Project description:Group IVA cytosolic phospholipase A(2) (cPLA(2)?) catalyzes the first step in the arachidonic acid cascade leading to the synthesis of important lipid mediators, the prostaglandins and leukotrienes. We previously described a patient deficient in cPLA(2)? activity, which was associated with mutations in both alleles encoding the enzyme. In this paper, we describe the biochemical characterization of each of these mutations. Using saturating concentrations of calcium, we showed that the R485H mutant was nearly devoid of any catalytic activity, that the S111P mutation did not affect the enzyme activity, and that the known K651R polymorphism was associated with activity slightly higher than that of the wild type. Using MDCK cells, we showed that translocation to the Golgi in response to serum activation was impaired for the S111P mutant but not for the other mutants. Using immortalized mouse lung fibroblasts lacking endogenous cPLA(2)? activity, we showed that both mutations S111P and R485H/K651R caused a profound defect in the enzyme catalytic activity in response to cell stimulation with serum. Taken together, our results show that the S111P mutation hampers calcium binding and membrane translocation without affecting the catalytic activity, and that the mutation R485H does not affect membrane translocation but blocks catalytic activity that leads to inactivation of the enzyme. Interestingly, our results show that the common K651R polymorphism confers slightly higher activity to the enzyme, suggesting a role of this residue in favoring a catalytically active conformation of cPLA(2)?. Our results define how the mutations negatively influence cPLA(2)? function and explain the inability of the proband to release arachidonic acid for eicosanoid production.
Project description:Proinflammatory eicosanoids (prostaglandins and leukotrienes) and specialized pro-resolving mediators (SPM) are temporally regulated during infections. Here we show that human macrophage phenotypes biosynthesize unique lipid mediator signatures when exposed to pathogenic bacteria. E. coli and S. aureus each stimulate predominantly proinflammatory 5-lipoxygenase (LOX) and cyclooxygenase pathways (i.e., leukotriene B4 and prostaglandin E2) in M1 macrophages. These pathogens stimulate M2 macrophages to produce SPMs including resolvin D2 (RvD2), RvD5, and maresin-1. E. coli activates M2 macrophages to translocate 5-LOX and 15-LOX-1 to different subcellular locales in a Ca2+-dependent manner. Neither attenuated nor non-pathogenic E. coli mobilize Ca2+ or activate LOXs, rather these bacteria stimulate prostaglandin production. RvD5 is more potent than leukotriene B4 at enhancing macrophage phagocytosis. These results indicate that M1 and M2 macrophages respond to pathogenic bacteria differently, producing either leukotrienes or resolvins that further distinguish inflammatory or pro-resolving phenotypes.
Project description:Lipid mediators including classical arachidonic acid-derived eicosanoids (e.g. prostaglandins and leukotrienes) and more recently identified specialized pro-resolving-mediator metabolites of the omega-3 fatty acids play essential roles in initiation, self-limitation, and active resolution of acute inflammatory responses. In this study, we examined the bioactive lipid mediator profile of human skeletal muscle at rest and following acute resistance exercise. Twelve male subjects completed a single bout of maximal isokinetic unilateral knee extension exercise and muscle biopsies were taken from the m.vastus lateralis before and at 2, 4, and 24 h of recovery. Muscle tissue lipid mediator profile was analyzed via liquid chromatography-mass spectrometry (LC-MS)-based targeted lipidomics. At 2 h postexercise, there was an increased intramuscular abundance of cyclooxygenase (COX)-derived thromboxanes (TXB<sub>2</sub> : 3.33 fold) and prostaglandins (PGE<sub>2</sub> : 2.52 fold and PGF<sub>2?</sub> : 1.77 fold). Resistance exercise also transiently increased muscle concentrations of lipoxygenase (LOX) pathway-derived leukotrienes (12-Oxo LTB<sub>4</sub> : 1.49 fold and 20-COOH LTB<sub>4</sub> : 2.91 fold), monohydroxy-eicosatetraenoic acids (5-HETE: 2.66 fold, 12-HETE: 2.83 fold, and 15-HETE: 1.69 fold) and monohydroxy-docosahexaenoic acids (4-HDoHE: 1.69 fold, 7-HDoHE: 1.58 fold and 14-HDoHE: 2.35 fold). Furthermore, the abundance of CYP pathway-derived epoxy- and dihydroxy-eicosatrienoic acids was increased in 2 h postexercise biopsies (5,6-EpETrE: 2.48 fold, 11,12-DiHETrE: 1.66 fold and 14,15-DiHETrE: 2.23 fold). These data reveal a range of bioactive lipid mediators as present within human skeletal muscle tissue and demonstrate that acute resistance exercise transiently stimulates the local production of both proinflammatory eicosanoids and pathway markers in specialized proresolving mediator biosynthesis circuits.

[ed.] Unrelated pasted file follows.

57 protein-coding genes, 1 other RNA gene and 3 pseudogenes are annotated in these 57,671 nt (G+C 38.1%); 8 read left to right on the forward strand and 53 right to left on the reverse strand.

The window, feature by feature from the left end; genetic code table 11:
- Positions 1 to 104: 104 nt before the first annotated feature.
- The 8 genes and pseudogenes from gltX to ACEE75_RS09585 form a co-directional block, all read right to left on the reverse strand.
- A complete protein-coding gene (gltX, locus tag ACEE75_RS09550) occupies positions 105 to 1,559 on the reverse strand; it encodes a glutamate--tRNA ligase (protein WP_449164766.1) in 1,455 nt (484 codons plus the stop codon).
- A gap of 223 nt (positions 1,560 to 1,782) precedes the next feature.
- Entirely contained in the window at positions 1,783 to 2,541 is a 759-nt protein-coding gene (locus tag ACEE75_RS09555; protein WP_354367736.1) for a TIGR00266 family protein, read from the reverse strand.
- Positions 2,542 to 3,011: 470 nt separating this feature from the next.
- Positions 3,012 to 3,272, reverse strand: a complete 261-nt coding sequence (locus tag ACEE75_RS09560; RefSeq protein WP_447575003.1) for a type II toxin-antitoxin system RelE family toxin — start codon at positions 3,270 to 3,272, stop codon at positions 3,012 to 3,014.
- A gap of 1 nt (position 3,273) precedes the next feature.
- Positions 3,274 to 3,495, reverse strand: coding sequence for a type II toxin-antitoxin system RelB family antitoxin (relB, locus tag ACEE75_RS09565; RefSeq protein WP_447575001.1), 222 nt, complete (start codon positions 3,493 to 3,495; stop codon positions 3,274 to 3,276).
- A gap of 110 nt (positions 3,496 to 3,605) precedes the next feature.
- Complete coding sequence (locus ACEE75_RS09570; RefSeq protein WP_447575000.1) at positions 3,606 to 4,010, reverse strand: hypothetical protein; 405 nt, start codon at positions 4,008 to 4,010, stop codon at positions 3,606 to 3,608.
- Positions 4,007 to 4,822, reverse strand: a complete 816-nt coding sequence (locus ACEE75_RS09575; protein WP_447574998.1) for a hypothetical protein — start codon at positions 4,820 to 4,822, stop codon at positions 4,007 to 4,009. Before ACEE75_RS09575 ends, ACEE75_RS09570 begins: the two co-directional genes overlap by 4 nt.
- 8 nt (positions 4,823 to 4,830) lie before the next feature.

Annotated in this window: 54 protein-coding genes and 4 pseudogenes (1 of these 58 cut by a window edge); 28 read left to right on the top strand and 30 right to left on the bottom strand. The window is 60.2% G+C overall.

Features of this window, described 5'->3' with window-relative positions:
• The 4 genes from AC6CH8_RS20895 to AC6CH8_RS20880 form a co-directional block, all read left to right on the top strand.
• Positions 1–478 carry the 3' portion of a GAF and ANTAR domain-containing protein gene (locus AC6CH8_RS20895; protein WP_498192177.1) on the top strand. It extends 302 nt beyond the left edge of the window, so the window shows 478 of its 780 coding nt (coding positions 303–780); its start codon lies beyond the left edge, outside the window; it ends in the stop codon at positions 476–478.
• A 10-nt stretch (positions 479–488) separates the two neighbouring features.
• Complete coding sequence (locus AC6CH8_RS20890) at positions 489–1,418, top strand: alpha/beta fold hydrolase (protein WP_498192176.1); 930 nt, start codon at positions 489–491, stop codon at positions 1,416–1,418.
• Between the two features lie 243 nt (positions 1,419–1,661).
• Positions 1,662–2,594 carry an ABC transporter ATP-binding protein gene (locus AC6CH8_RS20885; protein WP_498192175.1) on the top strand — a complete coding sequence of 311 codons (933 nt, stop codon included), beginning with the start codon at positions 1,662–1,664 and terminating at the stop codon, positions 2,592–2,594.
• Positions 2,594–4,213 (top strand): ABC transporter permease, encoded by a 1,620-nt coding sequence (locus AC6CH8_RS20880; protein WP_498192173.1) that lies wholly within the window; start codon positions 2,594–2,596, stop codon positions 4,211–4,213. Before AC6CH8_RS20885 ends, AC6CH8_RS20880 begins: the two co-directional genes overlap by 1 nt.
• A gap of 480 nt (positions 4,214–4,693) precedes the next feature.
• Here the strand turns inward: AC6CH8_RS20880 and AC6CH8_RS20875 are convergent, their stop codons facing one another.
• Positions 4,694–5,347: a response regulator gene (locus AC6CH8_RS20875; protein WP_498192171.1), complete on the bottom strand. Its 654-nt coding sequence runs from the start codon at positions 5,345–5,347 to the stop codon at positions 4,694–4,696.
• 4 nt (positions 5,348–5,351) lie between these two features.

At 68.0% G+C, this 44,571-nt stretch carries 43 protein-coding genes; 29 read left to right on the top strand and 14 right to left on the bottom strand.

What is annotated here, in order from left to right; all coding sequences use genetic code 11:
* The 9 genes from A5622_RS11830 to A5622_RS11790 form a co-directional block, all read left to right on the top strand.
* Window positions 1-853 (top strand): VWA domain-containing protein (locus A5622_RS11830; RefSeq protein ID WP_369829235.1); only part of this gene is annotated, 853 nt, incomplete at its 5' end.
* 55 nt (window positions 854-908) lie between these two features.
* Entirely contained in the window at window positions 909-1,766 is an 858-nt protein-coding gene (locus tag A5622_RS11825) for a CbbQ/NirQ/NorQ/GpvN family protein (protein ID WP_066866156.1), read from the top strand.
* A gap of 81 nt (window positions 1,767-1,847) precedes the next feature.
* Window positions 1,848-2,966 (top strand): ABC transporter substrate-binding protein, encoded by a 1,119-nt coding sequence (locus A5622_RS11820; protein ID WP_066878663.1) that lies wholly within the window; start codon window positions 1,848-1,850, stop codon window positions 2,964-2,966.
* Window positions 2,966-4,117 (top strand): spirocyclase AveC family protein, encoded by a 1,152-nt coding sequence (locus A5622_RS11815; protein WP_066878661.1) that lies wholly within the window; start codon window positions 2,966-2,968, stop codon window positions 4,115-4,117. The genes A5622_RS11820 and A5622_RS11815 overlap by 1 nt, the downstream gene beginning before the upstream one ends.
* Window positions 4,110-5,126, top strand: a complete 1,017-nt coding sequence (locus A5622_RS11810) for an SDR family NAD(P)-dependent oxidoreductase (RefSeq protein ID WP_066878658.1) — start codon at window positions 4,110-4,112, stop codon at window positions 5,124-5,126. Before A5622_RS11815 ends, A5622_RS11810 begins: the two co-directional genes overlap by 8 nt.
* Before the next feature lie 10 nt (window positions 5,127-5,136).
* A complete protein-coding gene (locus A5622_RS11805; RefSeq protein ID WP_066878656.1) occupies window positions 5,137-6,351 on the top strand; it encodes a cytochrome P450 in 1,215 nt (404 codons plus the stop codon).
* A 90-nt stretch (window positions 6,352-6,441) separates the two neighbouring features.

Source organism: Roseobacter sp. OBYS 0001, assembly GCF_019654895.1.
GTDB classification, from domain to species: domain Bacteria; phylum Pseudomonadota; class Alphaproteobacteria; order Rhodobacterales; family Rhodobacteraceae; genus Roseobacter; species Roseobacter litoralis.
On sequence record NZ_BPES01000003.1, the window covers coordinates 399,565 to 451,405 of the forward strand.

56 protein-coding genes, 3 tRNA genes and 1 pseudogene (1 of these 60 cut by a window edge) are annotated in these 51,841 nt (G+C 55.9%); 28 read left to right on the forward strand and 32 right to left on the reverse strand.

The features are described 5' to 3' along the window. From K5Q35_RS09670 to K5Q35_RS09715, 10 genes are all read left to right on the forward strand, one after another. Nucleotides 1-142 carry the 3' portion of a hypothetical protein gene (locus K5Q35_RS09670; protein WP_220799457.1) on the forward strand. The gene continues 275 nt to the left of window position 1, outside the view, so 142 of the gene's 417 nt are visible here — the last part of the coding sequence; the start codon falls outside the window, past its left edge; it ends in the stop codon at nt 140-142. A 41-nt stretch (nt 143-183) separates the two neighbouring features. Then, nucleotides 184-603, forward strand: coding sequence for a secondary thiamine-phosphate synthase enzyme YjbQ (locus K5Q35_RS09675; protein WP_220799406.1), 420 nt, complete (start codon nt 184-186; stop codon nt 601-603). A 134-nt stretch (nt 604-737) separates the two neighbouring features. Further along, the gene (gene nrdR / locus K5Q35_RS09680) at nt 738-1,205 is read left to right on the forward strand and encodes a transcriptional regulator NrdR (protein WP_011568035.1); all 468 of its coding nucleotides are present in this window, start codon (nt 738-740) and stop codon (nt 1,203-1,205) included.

Project description:Neuroinflammation is involved in various central nervous system (CNS) disorders, including brain infections, ischemia, trauma, stroke, and degenerative CNS diseases. In the CNS inflammation, secretory phospholipase A?-IIA (sPLA?-IIA) acts as a mediator, resulting in the generation of the precursors of pro-inflammatory lipid mediators, such as prostaglandins (PGs) and leukotrienes (LTs). However, the role of sPLA?-IIA in neuroinflammation is more complicated and remains unclear yet. In the present study, we investigated the effect of sPLA?-IIA inhibition by specific inhibitor SC-215 on the inflammation in LPS-induced mice cerebral cortex and primary astrocytes. Our results showed that the inhibition of sPLA?-IIA alleviated the release of PGE? by suppressing the activation of ERK1/2, cPLA??, COX-2 and mPGES-1. These findings demonstrated that sPLA?-IIA showed the potential to regulate the neuroinflammation in vivo and in vitro, indicating that sPLA?-IIA might be a novel target for the treatment of acute neuroinflammation.